What follows are my impressions of the ZenWave SMSG 14 ga loudspeaker cables. They have been in my system for about a week and I've done some critical listening since. Every component review is, in essence, a full system review with that component now in place. For context, I've entered my system and gallery pics on to the Audio Circle database. Every component review also occurs in the context of one's musical material, listening volume and "system presentation/flavoring" (for lack of better words) preferences. My favorite music encompasses acoustic jazz of the '50-'60s, electric jazz of the '60s-'70s and rock of the '60s-'80s. I listen at an average volume of 65-70dB at the sofa. I have biased my system toward very low distortion electrical and passive components, to best hear even the softest accompaniment of ensemble performers and subtlest nuances of layered tracks mixed by the recording engineers. Experience with (too) many evolutions of my system over 15 years has taught me that this approach, at its best, connects me most strongly with the performers and their music. The connection reaches me emotionally, cerebrally and (yes, even at my listen volumes) viscerally depending on the music. That connection, at its strongest, provides one of the most treasured reminders to me of why I am on this rock.
The SMSG cables are truly "high fidelity" components in the old school definition of the term. Some of you may, like me, remember reading that term on record jackets as a kid when you listened on your $25 "all components in one" record plaver. It didn't mean anything to me back then as the heavy needle wore the grooves. For those with real music systems in the '60s I suppose it did, as it does to me now: musical fidelity = faithfulness to the recordings made both in studios and at live venues.
How we and our systems handle the "truth" is quite another matter. In my home, the SMSG cables keep company with (deliberately-chosen) very low distortion components. Room treatments and the Rives PARC limit the room-imposed degradations. My modest listening volume limits amp clipping. This allows me to say that the SMSG cables better my last two loudspeaker cables (Klee Grand Illusion and Kubala Sosna Fascination) in two important respects: preservation of softest inner details and clarity of instruments/voices within the sound field. Most of my music was created in recording studios, and I want to hear what the artists and engineers committed to the lp/cd. Some recordings are small combo "right/left/center" jazz mixes, but others are quite layered with instruments and voices of wide-ranging volumes. Ever get taken by a great accompaniest's contribution to an out front solo or a by beautiful vocal harmony, but struggled to hear it well? I have, and it's not audiophile nitpicking. When I can hear such things clearly, the performance takes on a virtual reality that IS "high fidelity" in the old school definition of the term. It is what most strongly connects me with the music. it allows me to let the whole musical performance wash over me, or to explore what each musician is doing at any given time if i I'm so inclined. On densely-layered tracks I can better understand what the artists and recording engineers were trying to convey.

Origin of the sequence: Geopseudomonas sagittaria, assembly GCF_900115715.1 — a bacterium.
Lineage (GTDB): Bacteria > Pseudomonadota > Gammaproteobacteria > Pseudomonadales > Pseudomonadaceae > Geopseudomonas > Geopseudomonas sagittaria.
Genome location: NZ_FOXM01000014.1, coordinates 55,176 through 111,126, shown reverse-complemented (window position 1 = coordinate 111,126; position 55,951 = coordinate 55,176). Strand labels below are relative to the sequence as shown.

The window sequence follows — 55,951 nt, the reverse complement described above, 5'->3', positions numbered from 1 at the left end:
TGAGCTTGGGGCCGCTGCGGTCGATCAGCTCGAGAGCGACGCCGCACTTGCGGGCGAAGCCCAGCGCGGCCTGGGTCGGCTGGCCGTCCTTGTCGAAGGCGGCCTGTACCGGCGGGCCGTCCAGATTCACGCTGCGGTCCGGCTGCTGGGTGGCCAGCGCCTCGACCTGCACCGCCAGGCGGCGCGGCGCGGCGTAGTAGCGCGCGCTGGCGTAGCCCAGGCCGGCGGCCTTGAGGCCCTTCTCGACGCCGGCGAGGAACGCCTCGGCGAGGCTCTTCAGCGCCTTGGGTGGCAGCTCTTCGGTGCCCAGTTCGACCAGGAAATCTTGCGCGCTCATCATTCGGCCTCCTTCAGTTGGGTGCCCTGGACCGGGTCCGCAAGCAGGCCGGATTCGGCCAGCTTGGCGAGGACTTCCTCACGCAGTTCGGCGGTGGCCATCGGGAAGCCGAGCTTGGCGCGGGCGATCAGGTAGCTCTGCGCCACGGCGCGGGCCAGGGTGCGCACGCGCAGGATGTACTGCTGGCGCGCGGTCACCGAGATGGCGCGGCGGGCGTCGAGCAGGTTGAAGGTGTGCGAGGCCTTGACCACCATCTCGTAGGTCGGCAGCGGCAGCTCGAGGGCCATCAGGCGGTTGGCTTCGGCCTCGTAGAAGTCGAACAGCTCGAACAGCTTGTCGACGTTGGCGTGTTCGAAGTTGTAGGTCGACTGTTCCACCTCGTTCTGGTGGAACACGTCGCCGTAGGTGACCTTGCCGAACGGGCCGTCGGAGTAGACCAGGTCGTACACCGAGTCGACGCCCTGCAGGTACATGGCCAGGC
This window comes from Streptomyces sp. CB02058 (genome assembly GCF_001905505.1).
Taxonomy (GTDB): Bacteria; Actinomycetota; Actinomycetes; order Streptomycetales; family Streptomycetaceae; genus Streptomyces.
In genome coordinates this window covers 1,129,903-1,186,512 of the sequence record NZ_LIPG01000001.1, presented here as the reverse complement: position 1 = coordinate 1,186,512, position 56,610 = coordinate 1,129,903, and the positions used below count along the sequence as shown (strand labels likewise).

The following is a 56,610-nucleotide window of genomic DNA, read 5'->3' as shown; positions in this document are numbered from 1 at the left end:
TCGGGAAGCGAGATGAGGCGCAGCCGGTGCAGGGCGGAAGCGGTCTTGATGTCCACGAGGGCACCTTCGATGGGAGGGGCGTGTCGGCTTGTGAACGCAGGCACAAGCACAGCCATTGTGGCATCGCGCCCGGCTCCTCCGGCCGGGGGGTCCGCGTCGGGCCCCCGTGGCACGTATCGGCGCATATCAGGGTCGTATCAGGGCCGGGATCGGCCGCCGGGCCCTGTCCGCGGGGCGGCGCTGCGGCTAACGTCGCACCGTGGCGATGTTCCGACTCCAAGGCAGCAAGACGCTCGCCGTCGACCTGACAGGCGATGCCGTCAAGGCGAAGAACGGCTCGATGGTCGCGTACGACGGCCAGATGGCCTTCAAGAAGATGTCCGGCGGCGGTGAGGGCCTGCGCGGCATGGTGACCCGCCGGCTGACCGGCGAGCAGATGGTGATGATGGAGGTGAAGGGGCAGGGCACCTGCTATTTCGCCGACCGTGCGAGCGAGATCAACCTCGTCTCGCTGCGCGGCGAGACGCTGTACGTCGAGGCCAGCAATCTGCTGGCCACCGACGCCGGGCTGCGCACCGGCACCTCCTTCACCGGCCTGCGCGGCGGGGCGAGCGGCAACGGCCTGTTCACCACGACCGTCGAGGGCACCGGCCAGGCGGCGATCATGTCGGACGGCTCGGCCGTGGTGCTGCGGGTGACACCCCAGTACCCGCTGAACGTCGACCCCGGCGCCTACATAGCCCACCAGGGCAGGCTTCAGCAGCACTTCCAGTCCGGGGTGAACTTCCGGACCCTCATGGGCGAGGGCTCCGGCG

Examples from my musical library:
- "Psychicemotus", Yusef Lateef - A small combo jazz album that is impeccably-recorded. No instrumental music I own has more heart and soul than this. Several tracks feature very quiet moments and startling dynamics that the SMSG cables handle so well. The acoustic bass work is particularly integral to a few of the quieter tracks, and Mr. Workman's subtle inflections are a joy to hear, as is Yusef's flute playing.
- "Straight Ahead" , Brian Auger's Oblivion Express - A collection of fairly densely-layered electric jazz/rock music, another timeless classic. Wes Montgomery's "Bumpin on Sunset" is interpreted beautifully. Brian's B4 Hammond playing always soothes the mind, but I now hear the synthesizer layers so distinctly. At times two synth tracks float above the organ anchored at center. Good stuff.
- "Free as the Wind", The Crusaders - I tend not to connect with music that contains background strings because, I think, it reminds me of too many syrupy pop tracks that are not for me. A few tracks on this lp use background strings and brass very tastefully, on beautiful musical pieces that couldn't work otherwise. The SMSG cables allow these layers to arrive, stay and depart distinctly and sweetly. Larry Carlton's guitar is very nice on this lp, but a second git (Dean Parks) is also credited. Listening to the track, "Sweet'n Sour", I can now hear both guitarists filling during Wilton Felder's sax solo. The git at right center is further down in the mix, but adds nice fills!
- Call of the West", Wall of Voodoo - Known by many only for the single "Mexican Radio", the lp is filled with beautiful, though melancholy, stories sung within a densely-layered sound field (the "wall", that Stanford Ridgeway tried to create a la Phil Spector). Being electric/synth and a bit compressed, the "wall" has sounded muddy to me in the past. Not so with the SMSG cables in place, in fact, now easy to immerse in even when the going gets complex and out front.
In an already bright system, the SMSG cables may not fit, but only because they preserve so much detail. They are incredibly neutral and certainly don't sugar coat the music - but I've long since learned the futility of trying to cure bad recordings with system changes. Better to approach high fidelity with one's system as best one can, and experience the recordings for what they are.
Hope this helps those considering Dave's cables. I now have a full set of D4 and SMSG cables in my system. They are world class.